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Nomadic Nudists

Nomadic Nudists

Naturist Blogger

We are a writer and artist couple who love to travel and hate to wear clothes. Unless it's cold out. (We may be nudists, but we're not insane.) We've lived the nomadic life since 2014, traveling the U.S. in a motorhome with a Yorkshire Terrier mutt who gets REALLY excited when you put food in his bowl or take him to the beach. Like he literally throws his much-abused squeaky toys up in the air — joyously and violently. We spend a lot of time at clothing optional resorts, but are willing to travel anywhere on the planet. For over three years, we wrote the Nomadic Nudists column for NUSA Sun magazine. Now we invite you to follow our experiences and observations as naturist travelers, here and at our www.NomadicNudists.com blog.

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Camping at Clothing Optional Resorts in the U.S.


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Home >> Bare Journeys >> Camping at Clothing Optional Resorts in the U.S.

So you’ve decided that traveling to clothing optional resorts this summer is a much better idea than standing in a four hour line for a three-minute ride at Disney World. Good choice! Based on research I’ve completely imagined, vacationing at nudist resorts, or “nakations,” are all the rage these days. And even though Donald Duck doesn’t wear pants, slumping around the Happiest Place on Earth doesn’t qualify as a nakation.
 

“So you’ve decided that traveling to clothing optional resorts this summer is a much better idea than standing in a four-hour line for a three-minute ride at Disney World.”

 
When it comes to nudist resorts in the U.S., you have three choices on how you can visit them:

1) By the day. You can get a day pass to check it out, hang out by the pool, make new friends, then head home or to your off-site hotel or campground. It’s a good way to see if this whole clothes-free vacationing is for you. On the other hand, I guarantee you’re going to be bummed when you have to put your clothes back on at the end of the day.
 
2) Rent a room at the resort. Many U.S. nudist resorts offer overnight accommodations ranging from rustic cabins to upscale rooms. They can have kitchenettes so you can cook your own meals, or the club might have a restaurant.
 
3) Go camping in a tent or recreational vehicle. Camping and nudists go hand-in-hand and most resorts we’ve visited offer places for RVs and tents. Each resort is different and may offer RV sites with full hookups (electric, water and sewer), partial hookups (electric and water and a dump station for emptying waste tanks) or dry camping (bring your own water, generate your own electricity).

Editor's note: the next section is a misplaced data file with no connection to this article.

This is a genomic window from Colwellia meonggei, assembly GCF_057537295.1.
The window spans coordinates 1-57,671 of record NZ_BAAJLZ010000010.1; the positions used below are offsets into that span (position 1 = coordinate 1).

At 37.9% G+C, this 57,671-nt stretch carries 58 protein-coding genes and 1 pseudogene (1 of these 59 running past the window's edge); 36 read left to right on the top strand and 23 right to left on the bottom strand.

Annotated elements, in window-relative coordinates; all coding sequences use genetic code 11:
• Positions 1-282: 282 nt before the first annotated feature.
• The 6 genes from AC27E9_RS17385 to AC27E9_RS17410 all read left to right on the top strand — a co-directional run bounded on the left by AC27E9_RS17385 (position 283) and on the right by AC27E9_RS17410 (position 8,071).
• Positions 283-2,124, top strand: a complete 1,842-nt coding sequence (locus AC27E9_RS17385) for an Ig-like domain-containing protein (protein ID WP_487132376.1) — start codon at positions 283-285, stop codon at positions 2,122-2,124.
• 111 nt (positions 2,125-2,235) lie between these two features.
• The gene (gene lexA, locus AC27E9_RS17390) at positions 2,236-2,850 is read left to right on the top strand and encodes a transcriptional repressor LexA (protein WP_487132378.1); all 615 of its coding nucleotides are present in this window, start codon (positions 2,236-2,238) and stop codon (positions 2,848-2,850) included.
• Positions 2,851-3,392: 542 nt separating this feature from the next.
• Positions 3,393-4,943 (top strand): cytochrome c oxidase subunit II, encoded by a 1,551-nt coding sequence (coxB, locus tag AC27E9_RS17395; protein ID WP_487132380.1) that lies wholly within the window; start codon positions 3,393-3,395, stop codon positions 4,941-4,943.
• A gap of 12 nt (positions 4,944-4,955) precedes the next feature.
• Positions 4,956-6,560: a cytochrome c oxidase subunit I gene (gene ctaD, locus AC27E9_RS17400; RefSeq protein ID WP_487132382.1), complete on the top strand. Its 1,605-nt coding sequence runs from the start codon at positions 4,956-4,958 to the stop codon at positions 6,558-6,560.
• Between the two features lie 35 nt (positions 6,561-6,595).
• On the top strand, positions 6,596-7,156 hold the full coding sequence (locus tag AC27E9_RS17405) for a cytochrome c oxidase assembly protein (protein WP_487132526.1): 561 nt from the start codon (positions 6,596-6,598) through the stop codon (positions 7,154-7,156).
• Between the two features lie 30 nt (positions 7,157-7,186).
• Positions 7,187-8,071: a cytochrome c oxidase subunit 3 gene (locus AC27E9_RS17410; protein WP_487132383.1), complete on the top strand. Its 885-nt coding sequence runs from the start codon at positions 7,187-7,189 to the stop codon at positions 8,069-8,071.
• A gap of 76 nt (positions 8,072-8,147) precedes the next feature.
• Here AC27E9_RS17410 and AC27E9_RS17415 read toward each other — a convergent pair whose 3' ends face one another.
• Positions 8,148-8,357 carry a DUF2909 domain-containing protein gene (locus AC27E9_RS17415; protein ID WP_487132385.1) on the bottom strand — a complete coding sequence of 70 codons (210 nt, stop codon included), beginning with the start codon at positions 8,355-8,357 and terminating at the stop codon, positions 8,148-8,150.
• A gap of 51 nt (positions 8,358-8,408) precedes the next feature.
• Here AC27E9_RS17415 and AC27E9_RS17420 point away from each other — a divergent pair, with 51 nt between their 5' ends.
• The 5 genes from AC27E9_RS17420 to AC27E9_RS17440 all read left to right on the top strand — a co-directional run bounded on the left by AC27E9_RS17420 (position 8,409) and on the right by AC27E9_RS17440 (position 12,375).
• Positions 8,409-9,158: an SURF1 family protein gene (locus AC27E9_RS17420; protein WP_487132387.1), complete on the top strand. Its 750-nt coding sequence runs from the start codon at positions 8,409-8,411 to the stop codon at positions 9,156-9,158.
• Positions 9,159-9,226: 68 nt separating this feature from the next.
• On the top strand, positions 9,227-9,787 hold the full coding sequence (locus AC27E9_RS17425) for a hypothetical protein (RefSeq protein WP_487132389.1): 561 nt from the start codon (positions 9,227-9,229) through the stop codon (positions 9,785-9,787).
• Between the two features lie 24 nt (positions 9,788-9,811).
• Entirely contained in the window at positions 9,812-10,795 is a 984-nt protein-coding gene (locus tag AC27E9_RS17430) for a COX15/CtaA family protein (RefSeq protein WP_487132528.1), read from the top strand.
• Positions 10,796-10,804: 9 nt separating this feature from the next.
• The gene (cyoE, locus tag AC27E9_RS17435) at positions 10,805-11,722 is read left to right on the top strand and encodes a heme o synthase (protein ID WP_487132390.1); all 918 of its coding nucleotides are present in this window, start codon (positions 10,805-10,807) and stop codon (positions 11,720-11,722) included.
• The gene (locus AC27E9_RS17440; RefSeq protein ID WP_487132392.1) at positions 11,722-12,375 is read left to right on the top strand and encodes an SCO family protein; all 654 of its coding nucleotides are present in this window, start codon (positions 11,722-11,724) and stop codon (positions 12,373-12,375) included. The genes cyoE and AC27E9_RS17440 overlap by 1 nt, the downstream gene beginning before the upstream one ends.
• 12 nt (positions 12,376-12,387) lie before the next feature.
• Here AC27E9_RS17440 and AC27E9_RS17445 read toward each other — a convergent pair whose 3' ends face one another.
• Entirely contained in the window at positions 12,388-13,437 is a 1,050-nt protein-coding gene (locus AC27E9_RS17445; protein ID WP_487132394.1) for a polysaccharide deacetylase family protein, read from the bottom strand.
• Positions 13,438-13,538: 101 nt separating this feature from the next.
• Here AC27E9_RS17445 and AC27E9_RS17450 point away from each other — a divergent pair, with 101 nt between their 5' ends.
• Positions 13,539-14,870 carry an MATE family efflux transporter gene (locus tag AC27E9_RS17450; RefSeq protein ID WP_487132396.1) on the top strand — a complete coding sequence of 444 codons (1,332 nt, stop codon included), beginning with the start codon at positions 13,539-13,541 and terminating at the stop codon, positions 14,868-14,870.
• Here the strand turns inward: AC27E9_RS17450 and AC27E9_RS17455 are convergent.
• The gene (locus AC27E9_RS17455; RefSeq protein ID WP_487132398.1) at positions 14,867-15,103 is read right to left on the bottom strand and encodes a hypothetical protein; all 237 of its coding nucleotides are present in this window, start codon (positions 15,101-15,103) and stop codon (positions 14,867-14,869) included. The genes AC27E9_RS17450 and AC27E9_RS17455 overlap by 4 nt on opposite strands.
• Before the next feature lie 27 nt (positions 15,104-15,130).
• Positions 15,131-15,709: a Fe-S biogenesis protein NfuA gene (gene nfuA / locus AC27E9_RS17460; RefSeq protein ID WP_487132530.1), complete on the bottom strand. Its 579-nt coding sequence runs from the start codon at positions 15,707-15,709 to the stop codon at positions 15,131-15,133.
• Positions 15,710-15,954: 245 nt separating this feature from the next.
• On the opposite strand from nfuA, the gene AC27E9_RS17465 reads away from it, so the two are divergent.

Since we live and travel in a 34-foot motorhome, this is our preferred way of visiting clothing optional resorts and what we’ll focus on in this article.

Choose Your Clothing Optional Destination.

Planning where to go is the fun part! To start, put a map of the U.S. on the wall, close your eyes and throw a dart at it. The country is pretty big so chances are the dart struck nowhere near a nudist resort and now you have hole in your map.
 
It might be a better idea to go online, starting with the clothing optional resorts section of Review Resorts.
 
Look for a resort close to you, or piece together a state-hopping road trip that links up several resorts. If you’re traveling in Florida, you could even hit several resorts and Disney World. Now wouldn’t that be fun! Like all vacations, you’re only limited by time and money. In the case of Disney World, lots of money.
 
You can also check out the AANR Club Locator on the American Association of Nude Recreation’s website. Or, do a Google search for “nudist resorts” in whatever state you’re visiting.
 
You’ll want to check with the resorts you’re planning to visit to make sure that they allow camping in a tent or RV. This information isn’t always clear on the resort’s website, so you may have to call. Make sure to ask any questions now so you’re not surprised when you arrive. For example, some resorts allow you to bring your dog when you camp in an RV, but not in a tent.